Frans de Waal, a professor of primate behaviour at Emory University, is the unlikely star of a viral video. His academic's physique, grey jumper and glasses aren't the usual stuff of a YouTube sensation. But de Waal's research with monkeys, and its implications for human nature, caught the imagination of millions of people.
It began with a TED talk in which de Waal showed the results of one experiment that involved paying two monkeys unequally (see video, below). Capuchin monkeys that lived together were taken to neighbouring cages and trained to hand over small stones in return for food rewards. The researchers found that a typical monkey would happily hand over stone after stone when it was rewarded for each exchange with a slice of cucumber.
But capuchin monkeys prefer grapes to cucumber slices. If the researchers paid one of the monkeys in grapes instead, the monkey in the neighbouring cage – previously happy to work for cucumber – became agitated and refused to accept payment in cucumber slices. What had once been acceptable soon became unacceptable when it was clear a neighbour was getting a better reward for the same effort.
The highlight of the video is when the poorly paid monkey throws the cucumber back at the lab assistant trying to offer it as a reward.
You don't have to be a psychologist to know that humans can feel very much like the poorly paid monkey. Injustice stings. These results and others like them, argues de Waal, show that moral sentiments are part of our biological inheritance, a consequence of an ancestral life that was dominated by egalitarian group living – and the need for harmony between members of the group.
That's a theory, and de Waal's result definitely shows that our evolutionary cousins, the monkeys, are strongly influenced by social comparisons. But the experiment doesn't really provide strong evidence that monkeys want justice. The underpaid monkey gets angry, but we've no evidence that the better-paid monkey is unhappy about the situation. In humans, by comparison, we can find stronger evidence that an instinct for fairness can lurk inside the psyche of even the most competitive of us.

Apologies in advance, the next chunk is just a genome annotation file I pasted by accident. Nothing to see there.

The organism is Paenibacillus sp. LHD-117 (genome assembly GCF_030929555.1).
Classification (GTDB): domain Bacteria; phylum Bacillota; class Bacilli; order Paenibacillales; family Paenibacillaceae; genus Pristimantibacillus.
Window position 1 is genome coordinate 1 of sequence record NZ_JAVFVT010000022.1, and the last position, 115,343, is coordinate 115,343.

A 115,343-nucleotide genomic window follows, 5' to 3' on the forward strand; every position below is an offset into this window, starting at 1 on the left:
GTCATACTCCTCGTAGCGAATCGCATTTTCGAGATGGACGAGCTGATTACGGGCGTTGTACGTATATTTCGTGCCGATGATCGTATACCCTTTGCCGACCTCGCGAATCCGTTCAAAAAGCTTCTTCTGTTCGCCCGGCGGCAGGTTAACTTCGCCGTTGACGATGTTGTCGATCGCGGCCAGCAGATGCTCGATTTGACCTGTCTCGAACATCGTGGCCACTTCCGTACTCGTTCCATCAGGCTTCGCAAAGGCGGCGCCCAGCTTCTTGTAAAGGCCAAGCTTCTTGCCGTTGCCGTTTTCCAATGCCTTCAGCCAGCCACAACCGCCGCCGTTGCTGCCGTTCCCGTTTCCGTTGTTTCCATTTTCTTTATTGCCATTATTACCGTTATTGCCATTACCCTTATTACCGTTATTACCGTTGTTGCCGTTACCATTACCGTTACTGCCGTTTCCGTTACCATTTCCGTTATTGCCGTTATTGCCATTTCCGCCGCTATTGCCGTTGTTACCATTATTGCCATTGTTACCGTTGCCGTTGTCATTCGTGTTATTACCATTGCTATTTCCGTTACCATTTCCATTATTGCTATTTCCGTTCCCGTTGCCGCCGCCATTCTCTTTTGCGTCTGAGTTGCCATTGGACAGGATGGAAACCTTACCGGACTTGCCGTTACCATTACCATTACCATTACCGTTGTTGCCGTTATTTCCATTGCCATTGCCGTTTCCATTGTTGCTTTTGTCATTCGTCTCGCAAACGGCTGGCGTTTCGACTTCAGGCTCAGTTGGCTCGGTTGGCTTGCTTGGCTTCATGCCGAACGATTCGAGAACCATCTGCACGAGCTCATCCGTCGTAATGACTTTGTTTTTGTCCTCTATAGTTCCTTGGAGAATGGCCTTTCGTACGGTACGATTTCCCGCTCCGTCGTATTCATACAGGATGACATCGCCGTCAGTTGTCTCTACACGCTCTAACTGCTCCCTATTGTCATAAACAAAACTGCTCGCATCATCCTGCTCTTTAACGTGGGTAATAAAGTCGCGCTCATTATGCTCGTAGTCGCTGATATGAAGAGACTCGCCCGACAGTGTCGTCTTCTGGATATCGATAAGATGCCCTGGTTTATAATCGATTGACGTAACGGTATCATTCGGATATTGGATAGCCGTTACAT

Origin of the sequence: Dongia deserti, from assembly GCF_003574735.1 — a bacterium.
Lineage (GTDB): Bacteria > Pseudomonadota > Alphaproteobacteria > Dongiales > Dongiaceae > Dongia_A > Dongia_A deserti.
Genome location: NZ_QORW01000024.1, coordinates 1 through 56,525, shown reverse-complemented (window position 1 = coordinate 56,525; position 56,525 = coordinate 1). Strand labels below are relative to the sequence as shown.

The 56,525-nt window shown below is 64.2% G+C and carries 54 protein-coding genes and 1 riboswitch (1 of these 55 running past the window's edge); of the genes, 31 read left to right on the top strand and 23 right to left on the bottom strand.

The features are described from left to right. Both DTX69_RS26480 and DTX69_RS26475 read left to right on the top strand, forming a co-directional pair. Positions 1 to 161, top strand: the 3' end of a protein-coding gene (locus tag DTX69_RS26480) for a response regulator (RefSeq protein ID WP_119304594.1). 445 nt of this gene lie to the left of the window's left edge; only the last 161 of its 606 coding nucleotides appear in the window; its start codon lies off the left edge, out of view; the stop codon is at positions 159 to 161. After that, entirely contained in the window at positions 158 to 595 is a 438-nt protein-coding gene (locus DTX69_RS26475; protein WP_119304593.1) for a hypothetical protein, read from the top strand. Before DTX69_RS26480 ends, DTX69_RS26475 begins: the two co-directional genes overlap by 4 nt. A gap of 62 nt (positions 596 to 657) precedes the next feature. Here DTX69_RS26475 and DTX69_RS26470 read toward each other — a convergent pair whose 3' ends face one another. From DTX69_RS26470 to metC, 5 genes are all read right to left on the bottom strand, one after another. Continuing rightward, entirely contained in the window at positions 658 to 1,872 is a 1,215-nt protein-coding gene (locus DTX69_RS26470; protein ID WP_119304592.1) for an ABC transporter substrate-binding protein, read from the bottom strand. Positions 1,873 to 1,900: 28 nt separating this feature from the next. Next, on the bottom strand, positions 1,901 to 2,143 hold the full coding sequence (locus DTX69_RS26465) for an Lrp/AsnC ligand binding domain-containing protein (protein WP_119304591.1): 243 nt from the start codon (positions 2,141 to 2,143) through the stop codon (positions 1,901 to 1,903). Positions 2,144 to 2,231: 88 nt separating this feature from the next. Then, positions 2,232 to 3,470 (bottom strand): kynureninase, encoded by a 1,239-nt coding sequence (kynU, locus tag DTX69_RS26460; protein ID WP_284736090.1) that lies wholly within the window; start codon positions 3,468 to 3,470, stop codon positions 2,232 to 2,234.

The players in the National Basketball Association in the USA rank as some of the highest earning sportspeople in the world. In the 2007-08 season the best paid of them received salaries in excess of $20 million (£13.5 million), and more than 50 members of the league had salaries of $10 million (£6.7 million) or more.
The 2007-08 season is interesting because that is when psychologists Graeme Haynes and Thomas Gilovich reviewed recordings of more than 100 NBA games, looking for occasions that fouls were called by the referees when it was clear to the players that no foul had actually been committed. Whenever a foul is called, the wronged player gets a number of free throws – chances to score points for their team. Haynes and Gilovich were interested in how these ultra-competitive, highly paid sportsmen reacted to being awarded free throws when they knew that they didn’t really deserve them.
These guys had every incentive to make the most of the free throws, however unfairly gained: after all, they make their living from winning, and the points gained from free throws could settle a match. Yet Haynes and Gilovich found that players’ accuracy from unfairly awarded free throws was unusually low. It was down compared to the free throw league average, and down compared to the individual players' free throw personal averages. Accuracy on unfairly awarded free throws was lowest when the player’s team was ahead and didn’t need the points so much. But tellingly, it was also lower than average when the team was behind and in need of points – whether honestly or dishonestly gained.
If players in one of the most competitive and best-paid sports can apparently be put off by guilt, it suggests to me that an instinct for fairness can survive even the most ruthless environments.
At the end of the monkey clip, de Waal jokes that the behaviour parallels the way people have staged protests against Wall Street, and the greed they see there. And he's right that our discomfort with unequal pay may be as deeply set as the monkey's.
Yet perhaps these feelings run even deeper. The analysis of the basketball players suggests that when we stand to benefit from injustices – even if they can help justify multi-million dollar salaries – some part of us is uncomfortable with the situation, and may even work to undermine that advantage.
So don't give up on the bankers and the multi-millionaire athletes just yet.
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An instinct for fairness lurks in the psyche of even the most competitive of us